On the r-word, this is the Rorschach of all Rorshachs. I happen to think that, again, looking at labor markets and listening to earnings calls, it’s hard to make the case that we were in a recession during the first half of the year. At the same time, a case could be made that a recession is coming. And with the fed actively trying to soften demand, probably best not to overthink this one.***
Can the fed pull off a soft landing? Three months ago, I would have said no way. Now I think there’s a chance. There’s a debate on what the fed said last week versus how the market interpreted their words. The S&P 500 rocketed 5.4% in the three days since the fed spoke, leading Neel Kashkari to say:
“I’m surprised by markets’ interpretation,” Mr. Kashkari said in an interview. “The committee is united in our determination to get inflation back down to 2 percent, and I think we’re going to continue to do what we need to do until we are convinced that inflation is well on its way back down to 2 percent — and we are a long way away from that.”
In the 164 days from the peak on January 4th to the trough on June 16th, the market priced in a lot of bad news. The S&P 500 fell 23%, the Nasdaq-100 fell 33%, high-flying stocks lost 90% of their value, new listings dried up, crypto exploded, and investor enthusiasm nosedived.
Over the last couple of weeks, the news continued to worsen****, but stocks stopped going lower.
Some of the best-performing stocks over the last couple of weeks are the ones that got hit the hardest over the last two years, as you can see in the chart below. And some of the worst performing stocks over the last few weeks are the ones that have done the best over the last year.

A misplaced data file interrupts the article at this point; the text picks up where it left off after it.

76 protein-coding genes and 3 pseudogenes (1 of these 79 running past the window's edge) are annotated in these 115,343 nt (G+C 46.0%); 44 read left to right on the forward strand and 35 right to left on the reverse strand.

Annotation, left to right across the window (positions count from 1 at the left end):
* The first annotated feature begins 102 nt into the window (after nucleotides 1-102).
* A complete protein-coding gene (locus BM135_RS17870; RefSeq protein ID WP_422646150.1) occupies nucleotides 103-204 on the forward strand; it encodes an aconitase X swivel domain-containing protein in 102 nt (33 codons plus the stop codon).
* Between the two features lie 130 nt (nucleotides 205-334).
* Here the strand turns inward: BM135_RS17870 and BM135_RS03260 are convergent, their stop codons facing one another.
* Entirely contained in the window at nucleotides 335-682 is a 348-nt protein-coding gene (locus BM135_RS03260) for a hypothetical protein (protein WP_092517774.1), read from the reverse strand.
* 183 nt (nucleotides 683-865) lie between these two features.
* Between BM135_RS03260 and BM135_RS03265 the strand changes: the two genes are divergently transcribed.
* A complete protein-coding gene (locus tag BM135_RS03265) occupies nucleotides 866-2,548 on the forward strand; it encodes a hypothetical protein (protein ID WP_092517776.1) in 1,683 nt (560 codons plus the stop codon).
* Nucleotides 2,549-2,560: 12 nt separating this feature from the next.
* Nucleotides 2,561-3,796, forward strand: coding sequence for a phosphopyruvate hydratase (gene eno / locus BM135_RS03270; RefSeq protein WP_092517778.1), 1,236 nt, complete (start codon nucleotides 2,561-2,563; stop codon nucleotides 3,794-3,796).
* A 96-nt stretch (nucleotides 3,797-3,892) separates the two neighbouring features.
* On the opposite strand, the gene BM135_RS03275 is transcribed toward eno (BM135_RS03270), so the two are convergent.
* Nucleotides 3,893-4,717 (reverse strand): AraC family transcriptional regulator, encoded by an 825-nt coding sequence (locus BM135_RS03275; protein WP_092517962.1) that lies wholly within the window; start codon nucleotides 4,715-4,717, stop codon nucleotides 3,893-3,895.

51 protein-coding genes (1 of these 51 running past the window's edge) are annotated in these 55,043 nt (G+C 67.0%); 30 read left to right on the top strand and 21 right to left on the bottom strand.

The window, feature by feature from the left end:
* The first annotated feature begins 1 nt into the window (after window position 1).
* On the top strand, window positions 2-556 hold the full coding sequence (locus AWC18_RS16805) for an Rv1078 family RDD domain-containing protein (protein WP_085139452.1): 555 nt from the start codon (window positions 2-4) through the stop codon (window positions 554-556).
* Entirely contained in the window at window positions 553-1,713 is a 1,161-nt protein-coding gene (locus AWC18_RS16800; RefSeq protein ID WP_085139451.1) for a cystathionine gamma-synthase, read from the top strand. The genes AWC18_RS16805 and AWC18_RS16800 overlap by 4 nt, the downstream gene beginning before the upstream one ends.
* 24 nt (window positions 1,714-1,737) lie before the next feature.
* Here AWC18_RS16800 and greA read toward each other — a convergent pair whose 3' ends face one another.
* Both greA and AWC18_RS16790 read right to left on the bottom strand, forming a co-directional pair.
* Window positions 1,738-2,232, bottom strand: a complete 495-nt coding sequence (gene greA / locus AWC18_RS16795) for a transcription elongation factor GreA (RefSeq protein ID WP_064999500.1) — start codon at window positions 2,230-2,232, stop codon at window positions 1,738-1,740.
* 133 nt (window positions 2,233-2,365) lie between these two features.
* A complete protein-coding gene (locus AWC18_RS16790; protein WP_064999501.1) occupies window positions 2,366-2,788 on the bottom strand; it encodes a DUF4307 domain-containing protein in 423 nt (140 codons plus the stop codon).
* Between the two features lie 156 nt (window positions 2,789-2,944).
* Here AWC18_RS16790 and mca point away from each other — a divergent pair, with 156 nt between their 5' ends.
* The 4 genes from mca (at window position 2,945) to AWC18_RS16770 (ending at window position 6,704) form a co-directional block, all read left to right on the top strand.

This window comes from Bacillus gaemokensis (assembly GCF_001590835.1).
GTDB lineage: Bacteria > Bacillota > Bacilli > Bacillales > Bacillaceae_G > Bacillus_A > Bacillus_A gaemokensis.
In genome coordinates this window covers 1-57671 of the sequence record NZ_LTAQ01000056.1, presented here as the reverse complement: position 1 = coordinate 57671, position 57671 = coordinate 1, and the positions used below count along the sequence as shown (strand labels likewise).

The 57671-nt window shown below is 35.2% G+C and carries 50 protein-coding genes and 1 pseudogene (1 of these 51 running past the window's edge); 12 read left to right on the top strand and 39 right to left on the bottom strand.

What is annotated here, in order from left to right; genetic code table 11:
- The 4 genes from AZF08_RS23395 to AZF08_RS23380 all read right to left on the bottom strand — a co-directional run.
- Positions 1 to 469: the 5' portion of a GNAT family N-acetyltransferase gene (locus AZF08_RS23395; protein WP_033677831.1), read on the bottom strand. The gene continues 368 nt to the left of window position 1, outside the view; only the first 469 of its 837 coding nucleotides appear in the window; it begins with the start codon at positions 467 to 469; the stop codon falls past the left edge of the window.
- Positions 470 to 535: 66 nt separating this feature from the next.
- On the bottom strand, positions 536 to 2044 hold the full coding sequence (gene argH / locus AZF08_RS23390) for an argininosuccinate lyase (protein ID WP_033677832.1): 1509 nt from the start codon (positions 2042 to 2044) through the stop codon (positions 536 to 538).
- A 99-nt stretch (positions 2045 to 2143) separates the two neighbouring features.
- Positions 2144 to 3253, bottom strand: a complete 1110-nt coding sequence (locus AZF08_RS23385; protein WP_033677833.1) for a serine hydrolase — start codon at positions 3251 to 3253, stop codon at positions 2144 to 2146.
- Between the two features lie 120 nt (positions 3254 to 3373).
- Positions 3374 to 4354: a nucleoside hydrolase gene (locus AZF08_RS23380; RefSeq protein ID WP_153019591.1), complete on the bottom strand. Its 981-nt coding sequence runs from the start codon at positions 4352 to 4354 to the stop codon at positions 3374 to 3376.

People might say that this could be indicative of a junky rally. I haven’t seen any evidence that market bottoms have to adhere to a certain set of principles, but in any event, this rally has been fairly broad-based.
To sum up, I’m confused. The best thing to do now is to stick to your overall investment philosophy, whatever that may be. And if you don’t have one, find one soon.
The markets aren’t always right, as mentioned earlier, but they’re definitely better at pricing risk than your stomach is. Do not let your big decisions be motivated by fear and greed. Listen, I’m human, I’m more optimistic now than I was in June, but you wouldn’t know that by looking at my portfolio. I already know what I’m going to do if the market goes up down or sideways. Said differently, try not to get distracted by the stock market.
I have zero confidence in my ability to predict the future, but if you forced me to give an opinion, a guess, it would be this; investors are overly optimistic after being way too pessimistic. A couple of weeks ago, Amazon had erased four years of gains. After falling 45% from its peak, the stock was where it was in 2018! Now Amazon and others like it are bouncing on backward-looking earnings numbers, indicating that investor’s previous forward-looking estimates were too pessimistic. Decent earnings are turning out to be good enough.
The future is never clear, but some times are hazier than others. Now is one of those times. Luckily for you and me, seeing the future is not a prerequisite for being a successful investor. Focus on what you can control; the rest will eventually take care of itself.
* I guess you can point to the high fliers peaking in February 2021 as a sign that they did, but again, inflation was above 5% for eight months before the broader indexes peaked.
***I Can go 2,000 words deeper on this one, but this post is already running hot
****I can spend another 2,000 words on this one. Some companies are doing well, others are scrambling, others are dying. Some think inflation peaked, some don’t. Some think the fed is getting ready to pivot, others think they’re still hawkish.